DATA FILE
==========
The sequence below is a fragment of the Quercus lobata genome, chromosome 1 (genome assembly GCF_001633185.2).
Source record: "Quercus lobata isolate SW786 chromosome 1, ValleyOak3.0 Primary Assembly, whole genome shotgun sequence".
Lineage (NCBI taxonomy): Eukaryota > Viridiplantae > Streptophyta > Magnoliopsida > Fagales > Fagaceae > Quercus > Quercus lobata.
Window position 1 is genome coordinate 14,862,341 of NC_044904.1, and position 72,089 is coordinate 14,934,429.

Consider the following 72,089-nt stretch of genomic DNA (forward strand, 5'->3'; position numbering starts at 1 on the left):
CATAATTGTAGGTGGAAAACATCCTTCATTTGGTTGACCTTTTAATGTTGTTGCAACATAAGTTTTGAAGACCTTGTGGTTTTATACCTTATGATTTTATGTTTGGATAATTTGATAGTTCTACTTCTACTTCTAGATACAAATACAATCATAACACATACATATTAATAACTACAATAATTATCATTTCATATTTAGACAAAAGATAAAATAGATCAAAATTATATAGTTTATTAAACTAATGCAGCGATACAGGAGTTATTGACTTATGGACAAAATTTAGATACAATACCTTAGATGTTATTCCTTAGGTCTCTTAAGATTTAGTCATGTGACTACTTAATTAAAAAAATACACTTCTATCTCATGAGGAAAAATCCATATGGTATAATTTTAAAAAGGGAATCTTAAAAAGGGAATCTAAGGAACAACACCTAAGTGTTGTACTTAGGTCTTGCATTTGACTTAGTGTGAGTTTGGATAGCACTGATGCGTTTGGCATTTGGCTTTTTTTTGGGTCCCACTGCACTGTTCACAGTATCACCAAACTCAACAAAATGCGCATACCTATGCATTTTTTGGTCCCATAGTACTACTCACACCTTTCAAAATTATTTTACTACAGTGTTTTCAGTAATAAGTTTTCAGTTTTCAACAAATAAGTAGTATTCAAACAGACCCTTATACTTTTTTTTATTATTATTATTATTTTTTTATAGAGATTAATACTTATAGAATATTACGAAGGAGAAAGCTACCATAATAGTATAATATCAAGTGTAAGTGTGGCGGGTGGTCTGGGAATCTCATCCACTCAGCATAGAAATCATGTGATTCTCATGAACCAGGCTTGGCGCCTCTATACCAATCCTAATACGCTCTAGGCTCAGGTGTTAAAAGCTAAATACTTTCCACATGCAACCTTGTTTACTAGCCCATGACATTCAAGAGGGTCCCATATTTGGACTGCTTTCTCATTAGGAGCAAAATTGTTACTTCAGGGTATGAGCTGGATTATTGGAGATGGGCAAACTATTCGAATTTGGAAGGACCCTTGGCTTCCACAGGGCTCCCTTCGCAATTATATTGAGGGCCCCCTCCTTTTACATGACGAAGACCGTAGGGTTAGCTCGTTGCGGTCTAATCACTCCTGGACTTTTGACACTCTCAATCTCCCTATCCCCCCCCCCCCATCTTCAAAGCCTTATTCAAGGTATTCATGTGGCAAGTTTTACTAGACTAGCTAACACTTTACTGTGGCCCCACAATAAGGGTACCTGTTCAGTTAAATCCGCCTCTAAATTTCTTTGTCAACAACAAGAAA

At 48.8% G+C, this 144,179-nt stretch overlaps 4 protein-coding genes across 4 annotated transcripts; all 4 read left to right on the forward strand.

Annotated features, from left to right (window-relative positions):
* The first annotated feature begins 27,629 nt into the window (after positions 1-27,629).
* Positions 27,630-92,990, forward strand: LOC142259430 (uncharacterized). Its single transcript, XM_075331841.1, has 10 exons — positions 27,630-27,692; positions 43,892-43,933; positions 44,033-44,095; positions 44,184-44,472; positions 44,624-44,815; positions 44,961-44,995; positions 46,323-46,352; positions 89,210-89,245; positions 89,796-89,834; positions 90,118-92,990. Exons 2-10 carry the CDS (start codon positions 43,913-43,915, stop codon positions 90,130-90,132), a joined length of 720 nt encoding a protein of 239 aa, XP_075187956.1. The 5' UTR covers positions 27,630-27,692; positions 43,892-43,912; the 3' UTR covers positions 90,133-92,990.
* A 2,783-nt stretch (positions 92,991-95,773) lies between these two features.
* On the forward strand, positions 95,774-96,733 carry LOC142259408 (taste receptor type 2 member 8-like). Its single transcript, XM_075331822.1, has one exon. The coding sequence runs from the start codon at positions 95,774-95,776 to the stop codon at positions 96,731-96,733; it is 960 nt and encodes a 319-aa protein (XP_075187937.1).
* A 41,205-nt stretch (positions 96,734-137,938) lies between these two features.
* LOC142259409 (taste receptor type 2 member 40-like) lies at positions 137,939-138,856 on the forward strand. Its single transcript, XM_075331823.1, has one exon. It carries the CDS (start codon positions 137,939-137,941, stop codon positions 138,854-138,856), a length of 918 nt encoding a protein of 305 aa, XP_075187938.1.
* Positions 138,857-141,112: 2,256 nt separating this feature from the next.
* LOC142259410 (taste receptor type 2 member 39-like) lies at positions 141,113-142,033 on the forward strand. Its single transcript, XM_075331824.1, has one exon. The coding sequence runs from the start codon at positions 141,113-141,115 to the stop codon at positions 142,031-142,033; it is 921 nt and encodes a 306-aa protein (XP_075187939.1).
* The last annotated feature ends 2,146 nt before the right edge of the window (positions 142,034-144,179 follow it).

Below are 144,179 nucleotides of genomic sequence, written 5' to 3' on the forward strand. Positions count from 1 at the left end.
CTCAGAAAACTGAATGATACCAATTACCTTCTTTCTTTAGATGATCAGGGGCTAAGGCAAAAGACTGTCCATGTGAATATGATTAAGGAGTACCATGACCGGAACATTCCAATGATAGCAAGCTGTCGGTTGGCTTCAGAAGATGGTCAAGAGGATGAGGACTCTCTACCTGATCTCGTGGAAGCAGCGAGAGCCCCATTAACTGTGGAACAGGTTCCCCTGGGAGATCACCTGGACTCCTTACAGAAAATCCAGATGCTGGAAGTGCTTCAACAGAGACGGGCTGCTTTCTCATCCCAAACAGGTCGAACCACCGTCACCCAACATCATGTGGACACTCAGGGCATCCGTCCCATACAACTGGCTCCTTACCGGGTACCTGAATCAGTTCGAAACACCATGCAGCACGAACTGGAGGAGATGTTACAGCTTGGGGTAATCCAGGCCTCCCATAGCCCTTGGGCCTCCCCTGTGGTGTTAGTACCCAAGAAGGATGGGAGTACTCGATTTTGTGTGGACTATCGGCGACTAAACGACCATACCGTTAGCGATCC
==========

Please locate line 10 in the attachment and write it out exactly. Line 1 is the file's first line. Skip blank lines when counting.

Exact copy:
* Positions 27,630-92,990, forward strand: LOC142259430 (uncharacterized). Its single transcript, XM_075331841.1, has 10 exons — positions 27,630-27,692; positions 43,892-43,933; positions 44,033-44,095; positions 44,184-44,472; positions 44,624-44,815; positions 44,961-44,995; positions 46,323-46,352; positions 89,210-89,245; positions 89,796-89,834; positions 90,118-92,990. Exons 2-10 carry the CDS (start codon positions 43,913-43,915, stop codon positions 90,130-90,132), a joined length of 720 nt encoding a protein of 239 aa, XP_075187956.1. The 5' UTR covers positions 27,630-27,692; positions 43,892-43,912; the 3' UTR covers positions 90,133-92,990.